"Chicken-fried shrimp" on the bar menu at Café Annie is one of the best fried-shrimp creations you will ever put in your mouth. Half a dozen big shrimp are butterflied and skewered together to form a "patty" which is then dipped in batter, deep-fried and served flat on a plate like a chicken-fried shrimp steak. The batter is light and crisp, and the shrimp come out incredibly juicy. Spicy tartar sauce and a mango-cucumber salad are served on the side, but it's not a bad idea to get an order of giant onion rings while you're there. The bar menu is a lot more casual than the dining-room menu. And, as you might expect, celebrity chef Robert Del Grande turns out some amazing hamburgers and fries, too.

Baba Yega
Jeff Balke

Many members of Houston's gay, lesbian, bisexual and transgendered communities consider Baba Yega to be the heart of Montrose. Just a few feet away from hotspots JR's and The Mining Company, Baba Yega certainly sits in the middle of everything Montrose. But more than that, the restaurant has embraced its GLBT guests, offering them not only great food but a place where they can openly be themselves. For more than 30 years, Baba Yega has served up hearty, healthful dishes for events ranging from wedding showers with two grooms to sedate business lunches.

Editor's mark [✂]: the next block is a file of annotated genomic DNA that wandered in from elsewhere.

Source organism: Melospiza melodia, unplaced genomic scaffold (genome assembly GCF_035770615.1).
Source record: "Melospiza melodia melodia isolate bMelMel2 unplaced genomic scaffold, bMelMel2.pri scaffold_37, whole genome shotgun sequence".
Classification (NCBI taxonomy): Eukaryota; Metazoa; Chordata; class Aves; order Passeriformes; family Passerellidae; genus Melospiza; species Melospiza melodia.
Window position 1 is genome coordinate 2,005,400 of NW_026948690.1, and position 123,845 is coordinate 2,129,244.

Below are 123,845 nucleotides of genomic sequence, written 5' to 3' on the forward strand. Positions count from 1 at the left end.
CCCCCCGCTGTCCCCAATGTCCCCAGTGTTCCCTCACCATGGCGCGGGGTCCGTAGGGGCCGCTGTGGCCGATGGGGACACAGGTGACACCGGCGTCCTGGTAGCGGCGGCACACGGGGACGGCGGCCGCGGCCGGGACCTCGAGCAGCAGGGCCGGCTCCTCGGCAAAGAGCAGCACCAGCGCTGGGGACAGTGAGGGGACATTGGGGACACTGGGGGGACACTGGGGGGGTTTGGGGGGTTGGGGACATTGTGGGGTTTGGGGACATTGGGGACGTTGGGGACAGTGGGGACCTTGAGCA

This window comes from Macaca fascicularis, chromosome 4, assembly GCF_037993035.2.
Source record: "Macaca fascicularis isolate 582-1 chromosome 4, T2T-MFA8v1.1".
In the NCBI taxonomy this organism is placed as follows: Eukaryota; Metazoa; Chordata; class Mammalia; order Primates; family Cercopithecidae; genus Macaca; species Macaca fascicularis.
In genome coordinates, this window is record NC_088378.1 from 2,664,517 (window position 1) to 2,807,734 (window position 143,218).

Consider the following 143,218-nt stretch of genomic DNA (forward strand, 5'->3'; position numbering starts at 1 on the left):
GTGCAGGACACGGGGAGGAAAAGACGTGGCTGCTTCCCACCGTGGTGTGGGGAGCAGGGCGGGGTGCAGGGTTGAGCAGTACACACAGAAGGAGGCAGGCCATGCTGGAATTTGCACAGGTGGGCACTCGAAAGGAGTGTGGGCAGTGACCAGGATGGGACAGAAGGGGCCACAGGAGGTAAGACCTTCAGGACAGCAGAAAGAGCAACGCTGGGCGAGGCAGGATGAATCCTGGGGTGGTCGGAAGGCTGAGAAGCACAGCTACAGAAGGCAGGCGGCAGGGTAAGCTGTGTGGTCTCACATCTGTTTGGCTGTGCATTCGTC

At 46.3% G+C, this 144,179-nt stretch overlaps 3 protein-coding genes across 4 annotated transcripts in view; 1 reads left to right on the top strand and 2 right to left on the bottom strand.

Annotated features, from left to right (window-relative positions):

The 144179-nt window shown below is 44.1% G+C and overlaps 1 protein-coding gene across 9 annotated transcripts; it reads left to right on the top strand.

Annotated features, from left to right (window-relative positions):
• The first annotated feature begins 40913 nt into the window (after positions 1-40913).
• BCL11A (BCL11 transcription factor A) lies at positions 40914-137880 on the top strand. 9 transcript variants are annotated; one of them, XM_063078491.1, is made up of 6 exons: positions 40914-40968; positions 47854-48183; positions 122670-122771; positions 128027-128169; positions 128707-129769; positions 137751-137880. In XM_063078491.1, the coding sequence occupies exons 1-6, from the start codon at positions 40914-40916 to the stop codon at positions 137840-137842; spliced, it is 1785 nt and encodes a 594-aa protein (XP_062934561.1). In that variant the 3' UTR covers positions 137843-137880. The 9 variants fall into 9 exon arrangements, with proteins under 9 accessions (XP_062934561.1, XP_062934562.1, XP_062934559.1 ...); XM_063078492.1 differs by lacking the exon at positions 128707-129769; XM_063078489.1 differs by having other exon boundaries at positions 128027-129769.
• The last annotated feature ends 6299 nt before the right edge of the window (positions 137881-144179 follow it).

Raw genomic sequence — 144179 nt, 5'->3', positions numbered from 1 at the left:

Poppa Burger
Jeff Balke

Late-night gangsters, early morning landscapers and afternoon hangovers have all come to depend on Poppa's grease. Grease can be like a starter for sourdough bread: A little is carried over from the previous batch to increase flavor. Poppa must have, like, heirloom grease or something. There's genuine flavor in every little greasy item they push through the little greasy security-barred window on Main Street. Try the burgers; the #9 is a double cheeseburger with bacon jala­peños, and a slice of Wonder bread in the middle separating the layers of hamburger and cheese. You can get a Little Pop burger for only $1.20 and chili cheese fries for $2.31. Poppa Burger serves breakfast around the clock, so when you get that craving for a grilled bacon, egg and cheese sandwich, look no further. Other menu items include grilled cheese, breakfast tacos, fried-fish baskets and hot dogs. Poppa Burger has been a greasy Houston institution for more than 50 years. And if you really like the place, you can be its MySpace friend.

Theo's